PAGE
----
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Henry Shelton applauded as bill signed into law

July 28, 2011

PROVIDENCE — Named for the indefatigable fighter for the poor and sick, the Henry Shelton Act, which will allow low-income Rhode Islanders to pay a percentage of their income for gas and electric utility bills instead of the full metered amount, and will restrict the ability of utilities to shut off service for non-payment was ceremonially signed by Gov. Lincoln Chafee Thursday.
Chafee officially signed the bill into law two weeks ago, but the signing ceremony was intended as much to honor the tireless, seven-years-long effort by Shelton, now infirm himself as a result of a stroke as to celebrate the passage of the bill.
True to form, Shelton was not prepared to rest on his laurels. He called the bill “a broad step forward,” but added, “there are still people who are going to be shut off because they can't afford” ever-increasing utility bills.”
He told the lawmakers who gathered for the signing, “I appreciate you staying involved with issues of low-income people because their issues don't go away.
Make sure no one in Rhode Island goes without heat or without lights.”
“In these difficult economic times, when Rhode Islanders across the state are struggling and we are facing unprecedented cuts to federal low-income heating assistance programs, it is especially important that state leaders find a way to care for those most in need,” Chafee said as he prepared to sign the bill, “the Henry Shelton Act will help families keep the heat on and the lights on in the winter.”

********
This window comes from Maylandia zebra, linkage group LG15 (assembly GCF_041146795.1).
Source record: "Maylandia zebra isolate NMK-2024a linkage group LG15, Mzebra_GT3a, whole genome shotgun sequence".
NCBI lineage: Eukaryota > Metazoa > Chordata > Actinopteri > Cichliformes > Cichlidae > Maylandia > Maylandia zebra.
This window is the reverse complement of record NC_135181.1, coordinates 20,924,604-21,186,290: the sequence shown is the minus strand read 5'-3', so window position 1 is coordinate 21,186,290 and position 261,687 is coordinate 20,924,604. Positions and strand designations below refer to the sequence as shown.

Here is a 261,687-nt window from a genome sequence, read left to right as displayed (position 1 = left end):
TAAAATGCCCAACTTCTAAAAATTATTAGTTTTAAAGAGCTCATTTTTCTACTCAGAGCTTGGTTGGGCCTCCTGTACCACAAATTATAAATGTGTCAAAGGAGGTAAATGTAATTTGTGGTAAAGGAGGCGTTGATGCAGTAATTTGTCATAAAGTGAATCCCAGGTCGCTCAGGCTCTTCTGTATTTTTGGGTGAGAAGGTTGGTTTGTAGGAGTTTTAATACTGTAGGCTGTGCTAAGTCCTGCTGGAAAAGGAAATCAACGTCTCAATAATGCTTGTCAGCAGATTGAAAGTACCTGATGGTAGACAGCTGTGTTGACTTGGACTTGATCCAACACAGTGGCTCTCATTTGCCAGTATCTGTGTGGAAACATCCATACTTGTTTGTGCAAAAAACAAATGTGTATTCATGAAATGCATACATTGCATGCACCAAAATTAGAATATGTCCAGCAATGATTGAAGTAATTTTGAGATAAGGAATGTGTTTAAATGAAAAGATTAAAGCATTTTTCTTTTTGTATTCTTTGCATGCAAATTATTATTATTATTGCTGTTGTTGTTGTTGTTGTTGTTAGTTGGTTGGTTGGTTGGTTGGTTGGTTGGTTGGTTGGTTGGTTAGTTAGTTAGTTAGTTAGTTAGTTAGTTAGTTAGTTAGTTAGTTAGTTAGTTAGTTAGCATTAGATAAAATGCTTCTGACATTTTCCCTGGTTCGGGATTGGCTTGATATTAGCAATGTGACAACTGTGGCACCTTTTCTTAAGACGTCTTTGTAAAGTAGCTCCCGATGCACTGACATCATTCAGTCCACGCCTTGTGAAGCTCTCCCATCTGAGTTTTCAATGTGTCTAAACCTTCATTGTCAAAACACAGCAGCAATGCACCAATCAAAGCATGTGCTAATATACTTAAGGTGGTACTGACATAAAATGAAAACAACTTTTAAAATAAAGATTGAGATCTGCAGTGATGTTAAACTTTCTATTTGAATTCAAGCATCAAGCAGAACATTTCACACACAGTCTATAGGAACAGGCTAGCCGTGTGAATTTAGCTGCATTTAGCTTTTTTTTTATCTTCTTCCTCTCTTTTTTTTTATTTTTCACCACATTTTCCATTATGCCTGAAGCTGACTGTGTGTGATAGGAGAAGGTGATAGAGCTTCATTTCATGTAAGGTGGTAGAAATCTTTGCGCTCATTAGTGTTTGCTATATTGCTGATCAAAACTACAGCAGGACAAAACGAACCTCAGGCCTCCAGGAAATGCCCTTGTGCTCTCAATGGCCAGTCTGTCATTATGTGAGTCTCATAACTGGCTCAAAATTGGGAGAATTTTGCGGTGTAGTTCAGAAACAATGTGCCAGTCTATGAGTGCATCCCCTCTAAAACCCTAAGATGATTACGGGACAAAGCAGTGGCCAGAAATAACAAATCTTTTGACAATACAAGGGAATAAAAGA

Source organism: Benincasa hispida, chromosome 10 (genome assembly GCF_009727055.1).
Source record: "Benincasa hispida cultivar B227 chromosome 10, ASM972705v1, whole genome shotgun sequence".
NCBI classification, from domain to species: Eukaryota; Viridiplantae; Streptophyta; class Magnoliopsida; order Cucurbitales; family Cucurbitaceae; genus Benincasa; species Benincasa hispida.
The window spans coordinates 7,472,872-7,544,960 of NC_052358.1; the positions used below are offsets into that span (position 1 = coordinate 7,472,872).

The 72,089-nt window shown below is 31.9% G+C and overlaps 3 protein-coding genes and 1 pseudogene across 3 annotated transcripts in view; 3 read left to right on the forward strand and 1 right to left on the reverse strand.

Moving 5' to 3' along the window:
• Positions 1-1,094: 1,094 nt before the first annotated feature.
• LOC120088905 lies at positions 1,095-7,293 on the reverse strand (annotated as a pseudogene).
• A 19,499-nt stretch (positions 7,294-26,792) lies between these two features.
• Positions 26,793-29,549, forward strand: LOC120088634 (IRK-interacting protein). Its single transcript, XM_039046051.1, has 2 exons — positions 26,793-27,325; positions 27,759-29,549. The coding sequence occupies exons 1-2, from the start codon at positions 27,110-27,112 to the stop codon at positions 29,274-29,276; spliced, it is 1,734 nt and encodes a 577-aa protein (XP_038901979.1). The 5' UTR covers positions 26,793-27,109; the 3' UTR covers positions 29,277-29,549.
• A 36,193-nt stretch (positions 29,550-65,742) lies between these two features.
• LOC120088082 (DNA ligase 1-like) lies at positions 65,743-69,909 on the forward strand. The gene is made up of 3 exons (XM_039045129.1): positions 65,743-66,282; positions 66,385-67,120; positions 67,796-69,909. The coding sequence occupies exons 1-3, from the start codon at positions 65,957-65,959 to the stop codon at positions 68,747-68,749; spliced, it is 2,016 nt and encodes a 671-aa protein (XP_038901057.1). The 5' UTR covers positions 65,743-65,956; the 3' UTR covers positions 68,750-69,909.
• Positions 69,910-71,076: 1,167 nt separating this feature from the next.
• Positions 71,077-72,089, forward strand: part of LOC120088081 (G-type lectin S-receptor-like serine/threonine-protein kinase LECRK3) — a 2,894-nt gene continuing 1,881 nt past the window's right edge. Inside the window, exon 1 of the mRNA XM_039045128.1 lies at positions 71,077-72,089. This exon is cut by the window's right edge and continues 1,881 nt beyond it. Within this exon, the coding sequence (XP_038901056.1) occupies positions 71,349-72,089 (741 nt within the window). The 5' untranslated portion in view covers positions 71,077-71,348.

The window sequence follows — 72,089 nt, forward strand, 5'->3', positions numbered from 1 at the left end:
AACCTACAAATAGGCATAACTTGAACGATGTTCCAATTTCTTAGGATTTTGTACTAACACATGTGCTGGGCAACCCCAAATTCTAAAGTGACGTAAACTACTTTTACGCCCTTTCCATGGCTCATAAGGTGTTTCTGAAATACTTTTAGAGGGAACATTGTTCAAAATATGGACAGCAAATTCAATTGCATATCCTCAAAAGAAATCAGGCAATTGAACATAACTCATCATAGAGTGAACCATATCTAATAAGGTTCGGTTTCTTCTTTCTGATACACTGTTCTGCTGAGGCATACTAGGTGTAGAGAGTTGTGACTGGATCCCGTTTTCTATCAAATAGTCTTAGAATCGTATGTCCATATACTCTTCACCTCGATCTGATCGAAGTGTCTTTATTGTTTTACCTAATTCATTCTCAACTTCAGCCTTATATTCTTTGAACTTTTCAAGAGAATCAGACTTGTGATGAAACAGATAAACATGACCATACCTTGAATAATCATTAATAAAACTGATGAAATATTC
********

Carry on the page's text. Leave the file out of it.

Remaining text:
Chafee praised Shelton, who showed up for the mid-morning ceremony, as someone “who has worked throughout his life for Rhode Islanders in need. What a phrase to be associated with a human being: working for others.”
The bill will create a pool of money, funded by a surcharge on gas and electricity utility customers, not to exceed $10 a year each, that would in effect subsidize low-income customers, It also prohibits shut-offs unless a customer has missed more than two consecutive monthly payments a year, or whose back bill exceeds $300.
“This is one of those great moments,” enthused House Speaker Gordon Fox.
“There have been some tough times and we have been forced to cut so much,” Fox said, that he and Senate President Teresa Paiva Weed wondered “when do we get to do something good? I think this bill is something good.”
Fox said his 89-year-old mother often told him “every now and again you have to do something that is food for your soul. I think this is food for all our souls. Ultimately, it is the right thing to do.” He said the bill means, “we provide people with heat in the winter – imagine that, heat in the winter – and lights.”
He joked to Shelton, saying, “Henry, you over the years have lobbied me, you've chided me, you've even picketed me, but ultimately, you educated me. You always make sure that our hearts and minds are bound together.”
Paiva Weed said Shelton, over the years, “made sure we heard the voice of those who weren't in the building and recognized the needs of those in need of assistance.” She said that, watching on television with Sen. Josh Miller as the bill passed in the House of Representatives, “it was one of those moments when you stand there and realize why we are here and how we can make a difference in other people's lives.”
Miller said the new law is evidence that, “we will not abandon the elderly, we will not abandon the recently unemployed, we will not abandon those in need, we will not abandon children in need. The person who did the most to make sure we had those priorities is Henry Shelton.”


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